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Louellen Stedman, Mr. John Hicklin, and Roxana Pedraglio

Abstract

In 2007, the IEO completed an evaluation of IMF Exchange Rate Policy Advice. The evaluation addressed issues at the heart of the IMF’s work, as laid out by the Articles of Agreement. In particular, the Articles call on the institution to oversee the effective operation of the international monetary system and to collaborate with member countries in promoting growth, stability, and a stable system of exchange rates.1 This function is carried out through surveillance, a process that provides for periodic dialogue between the Fund and its members, with the IMF providing advice on exchange rate and other policies.2

Louellen Stedman, Mr. John Hicklin, and Roxana Pedraglio

Abstract

The IEO evaluation of IMF Exchange Rate Policy Advice found that the IMF was “not as effective as it need[ed] to be” in fulfilling its responsibilities for exchange rate surveillance in the period reviewed (1999–2005).7 The evaluation acknowledged the efforts of staff, as well as the complexity of the task, not least given the lack of professional consensus on many of the key issues in this area. Nonetheless, the evaluation observed serious weaknesses in the IMF’s focus on key analytical issues and in its engagement with members—which reduced the traction of IMF advice on countries’ policy choices, contributed to perceptions that member countries were not treated consistently, and limited the IMF’s effectiveness. The evaluation attributed these shortcomings to gaps in three main areas:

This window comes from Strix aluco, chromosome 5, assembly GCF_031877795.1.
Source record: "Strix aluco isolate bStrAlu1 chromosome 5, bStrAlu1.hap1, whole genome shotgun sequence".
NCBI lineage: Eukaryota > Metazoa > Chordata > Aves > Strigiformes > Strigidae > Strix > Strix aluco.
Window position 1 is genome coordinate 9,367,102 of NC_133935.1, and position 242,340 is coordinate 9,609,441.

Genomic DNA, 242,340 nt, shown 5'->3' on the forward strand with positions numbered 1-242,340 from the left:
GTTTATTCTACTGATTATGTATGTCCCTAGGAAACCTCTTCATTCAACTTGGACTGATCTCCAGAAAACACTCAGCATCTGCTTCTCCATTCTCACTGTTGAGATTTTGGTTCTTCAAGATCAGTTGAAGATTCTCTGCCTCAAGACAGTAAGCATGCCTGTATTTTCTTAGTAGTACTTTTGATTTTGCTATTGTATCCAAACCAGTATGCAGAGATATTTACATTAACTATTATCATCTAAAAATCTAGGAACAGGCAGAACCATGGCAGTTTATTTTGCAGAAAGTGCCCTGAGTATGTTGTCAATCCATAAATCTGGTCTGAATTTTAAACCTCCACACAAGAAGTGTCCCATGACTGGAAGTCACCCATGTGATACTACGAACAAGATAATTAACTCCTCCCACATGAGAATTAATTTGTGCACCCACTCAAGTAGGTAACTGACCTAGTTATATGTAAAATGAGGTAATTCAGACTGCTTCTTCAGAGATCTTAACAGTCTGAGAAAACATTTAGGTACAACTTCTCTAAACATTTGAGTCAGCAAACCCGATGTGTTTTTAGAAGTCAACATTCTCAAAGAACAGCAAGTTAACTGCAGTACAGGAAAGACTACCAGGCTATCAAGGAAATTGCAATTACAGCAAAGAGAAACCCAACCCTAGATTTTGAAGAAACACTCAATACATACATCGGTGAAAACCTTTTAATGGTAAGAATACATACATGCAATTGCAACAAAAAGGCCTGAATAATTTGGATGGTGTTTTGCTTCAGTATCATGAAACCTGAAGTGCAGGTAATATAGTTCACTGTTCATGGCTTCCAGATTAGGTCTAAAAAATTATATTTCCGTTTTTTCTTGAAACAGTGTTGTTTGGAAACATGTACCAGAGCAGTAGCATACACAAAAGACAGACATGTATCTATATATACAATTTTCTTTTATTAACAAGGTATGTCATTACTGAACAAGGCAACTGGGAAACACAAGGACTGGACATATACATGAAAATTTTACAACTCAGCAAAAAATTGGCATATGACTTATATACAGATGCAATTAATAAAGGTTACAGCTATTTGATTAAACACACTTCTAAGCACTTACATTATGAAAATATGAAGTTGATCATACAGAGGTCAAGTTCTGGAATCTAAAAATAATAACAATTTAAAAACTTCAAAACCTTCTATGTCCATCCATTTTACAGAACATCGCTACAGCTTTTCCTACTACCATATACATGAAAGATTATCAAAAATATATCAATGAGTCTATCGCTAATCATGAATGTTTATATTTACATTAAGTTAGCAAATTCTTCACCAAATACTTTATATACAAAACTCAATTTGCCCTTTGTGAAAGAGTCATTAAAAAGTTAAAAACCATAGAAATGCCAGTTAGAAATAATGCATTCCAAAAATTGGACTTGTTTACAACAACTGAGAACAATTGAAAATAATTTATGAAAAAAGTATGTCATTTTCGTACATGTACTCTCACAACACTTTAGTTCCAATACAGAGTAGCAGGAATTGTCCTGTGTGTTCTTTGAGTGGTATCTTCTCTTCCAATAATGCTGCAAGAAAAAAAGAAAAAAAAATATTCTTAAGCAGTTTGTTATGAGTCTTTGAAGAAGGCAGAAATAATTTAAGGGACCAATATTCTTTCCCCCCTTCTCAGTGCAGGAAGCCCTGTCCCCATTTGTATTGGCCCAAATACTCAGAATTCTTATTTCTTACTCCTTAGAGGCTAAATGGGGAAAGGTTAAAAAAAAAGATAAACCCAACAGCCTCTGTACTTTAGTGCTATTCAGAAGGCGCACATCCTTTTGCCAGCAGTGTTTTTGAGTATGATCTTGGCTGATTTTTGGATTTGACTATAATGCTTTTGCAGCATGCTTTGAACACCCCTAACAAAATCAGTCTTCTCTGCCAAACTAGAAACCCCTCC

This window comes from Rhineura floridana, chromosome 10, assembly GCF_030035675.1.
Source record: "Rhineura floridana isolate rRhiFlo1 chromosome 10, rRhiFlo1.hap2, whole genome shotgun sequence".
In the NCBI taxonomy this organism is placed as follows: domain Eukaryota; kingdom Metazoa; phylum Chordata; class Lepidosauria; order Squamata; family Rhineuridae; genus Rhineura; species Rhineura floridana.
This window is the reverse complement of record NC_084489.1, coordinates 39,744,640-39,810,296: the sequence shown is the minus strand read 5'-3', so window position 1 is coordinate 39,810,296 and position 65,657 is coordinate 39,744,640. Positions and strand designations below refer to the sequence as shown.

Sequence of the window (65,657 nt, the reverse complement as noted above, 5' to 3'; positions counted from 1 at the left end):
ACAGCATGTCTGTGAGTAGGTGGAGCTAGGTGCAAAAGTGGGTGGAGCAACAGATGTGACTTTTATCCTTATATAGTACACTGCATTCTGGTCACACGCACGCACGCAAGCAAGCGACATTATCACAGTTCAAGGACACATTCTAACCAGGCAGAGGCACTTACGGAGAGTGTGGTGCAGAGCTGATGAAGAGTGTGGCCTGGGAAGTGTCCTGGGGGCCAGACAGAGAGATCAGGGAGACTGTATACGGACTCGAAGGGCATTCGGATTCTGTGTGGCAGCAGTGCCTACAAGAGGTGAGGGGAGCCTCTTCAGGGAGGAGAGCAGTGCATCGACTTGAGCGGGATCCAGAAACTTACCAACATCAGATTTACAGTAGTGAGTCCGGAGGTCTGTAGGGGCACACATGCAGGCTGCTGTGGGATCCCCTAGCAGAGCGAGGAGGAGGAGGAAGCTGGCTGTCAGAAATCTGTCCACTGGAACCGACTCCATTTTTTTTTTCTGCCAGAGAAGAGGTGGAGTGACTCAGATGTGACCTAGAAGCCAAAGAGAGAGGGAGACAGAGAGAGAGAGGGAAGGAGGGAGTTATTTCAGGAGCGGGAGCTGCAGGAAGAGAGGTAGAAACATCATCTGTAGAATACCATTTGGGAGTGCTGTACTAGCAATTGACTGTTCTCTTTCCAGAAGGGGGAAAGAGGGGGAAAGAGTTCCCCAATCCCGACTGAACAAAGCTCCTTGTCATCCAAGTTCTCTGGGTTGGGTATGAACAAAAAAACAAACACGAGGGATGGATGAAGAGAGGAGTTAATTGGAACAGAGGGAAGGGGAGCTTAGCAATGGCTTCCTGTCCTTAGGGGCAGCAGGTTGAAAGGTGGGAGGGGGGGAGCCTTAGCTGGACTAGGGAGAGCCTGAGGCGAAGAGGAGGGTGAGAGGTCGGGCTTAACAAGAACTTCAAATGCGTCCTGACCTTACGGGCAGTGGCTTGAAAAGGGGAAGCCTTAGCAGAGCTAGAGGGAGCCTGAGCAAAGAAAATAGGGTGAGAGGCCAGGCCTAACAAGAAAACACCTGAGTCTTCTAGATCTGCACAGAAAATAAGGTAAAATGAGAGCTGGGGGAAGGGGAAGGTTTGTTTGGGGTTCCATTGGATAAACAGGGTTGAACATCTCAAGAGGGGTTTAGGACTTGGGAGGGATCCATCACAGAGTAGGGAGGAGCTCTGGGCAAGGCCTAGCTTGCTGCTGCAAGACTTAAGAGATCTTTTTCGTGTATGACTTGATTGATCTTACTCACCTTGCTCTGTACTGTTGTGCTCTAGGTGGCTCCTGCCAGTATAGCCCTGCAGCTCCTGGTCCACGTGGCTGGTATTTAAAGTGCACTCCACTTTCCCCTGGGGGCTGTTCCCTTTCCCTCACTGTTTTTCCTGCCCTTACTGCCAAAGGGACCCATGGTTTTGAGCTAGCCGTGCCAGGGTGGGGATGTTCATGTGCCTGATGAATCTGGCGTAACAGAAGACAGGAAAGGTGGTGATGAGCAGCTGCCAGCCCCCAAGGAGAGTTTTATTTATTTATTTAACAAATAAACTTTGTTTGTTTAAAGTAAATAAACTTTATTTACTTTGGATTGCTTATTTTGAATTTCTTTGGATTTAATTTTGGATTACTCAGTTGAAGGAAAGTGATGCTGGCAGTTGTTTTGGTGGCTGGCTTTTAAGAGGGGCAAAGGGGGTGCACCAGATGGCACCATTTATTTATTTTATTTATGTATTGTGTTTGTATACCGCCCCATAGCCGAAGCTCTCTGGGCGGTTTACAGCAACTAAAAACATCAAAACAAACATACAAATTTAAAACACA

Louellen Stedman, Mr. John Hicklin, and Roxana Pedraglio

Abstract

The 2007 IEO evaluation pointed out a lack of clarity in the 1977 Surveillance Decision and in the associated guidance for staff. It also noted the need for greater “trust and engagement with the membership on how to deal with new challenges” in order for the IMF to continue to carry out its surveillance mandate effectively (IEO, 2007).

Louellen Stedman, Mr. John Hicklin, and Roxana Pedraglio

Abstract

As the IMF has moved forward under the successive new Surveillance Decisions and also adapted its work to reflect the lessons of the global financial crisis, the institution has invested substantially in enhancing its analysis of, and advice on, exchange rate policy. This chapter discusses specific developments related to exchange rate analysis and policy advice in key areas addressed by the 2007 evaluation: exchange rate regimes; exchange rate levels and external stability; data; spillovers; and evenhandedness.15